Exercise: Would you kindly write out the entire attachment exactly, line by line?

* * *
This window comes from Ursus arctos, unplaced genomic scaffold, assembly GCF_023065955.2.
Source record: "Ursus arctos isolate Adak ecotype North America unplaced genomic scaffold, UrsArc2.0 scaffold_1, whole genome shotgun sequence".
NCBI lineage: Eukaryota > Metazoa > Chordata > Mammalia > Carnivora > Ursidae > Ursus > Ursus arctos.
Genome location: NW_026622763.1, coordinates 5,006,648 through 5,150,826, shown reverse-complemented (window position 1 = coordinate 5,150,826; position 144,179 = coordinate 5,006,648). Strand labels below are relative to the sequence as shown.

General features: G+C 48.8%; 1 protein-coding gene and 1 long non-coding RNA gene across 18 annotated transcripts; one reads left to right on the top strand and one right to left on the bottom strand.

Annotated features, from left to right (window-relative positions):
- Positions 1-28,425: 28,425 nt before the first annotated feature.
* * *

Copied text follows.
This window comes from Ursus arctos, unplaced genomic scaffold, assembly GCF_023065955.2.
Source record: "Ursus arctos isolate Adak ecotype North America unplaced genomic scaffold, UrsArc2.0 scaffold_1, whole genome shotgun sequence".
NCBI lineage: Eukaryota > Metazoa > Chordata > Mammalia > Carnivora > Ursidae > Ursus > Ursus arctos.
Genome location: NW_026622763.1, coordinates 5,006,648 through 5,150,826, shown reverse-complemented (window position 1 = coordinate 5,150,826; position 144,179 = coordinate 5,006,648). Strand labels below are relative to the sequence as shown.

General features: G+C 48.8%; 1 protein-coding gene and 1 long non-coding RNA gene across 18 annotated transcripts; one reads left to right on the top strand and one right to left on the bottom strand.

Annotated features, from left to right (window-relative positions):
- Positions 1-28,425: 28,425 nt before the first annotated feature.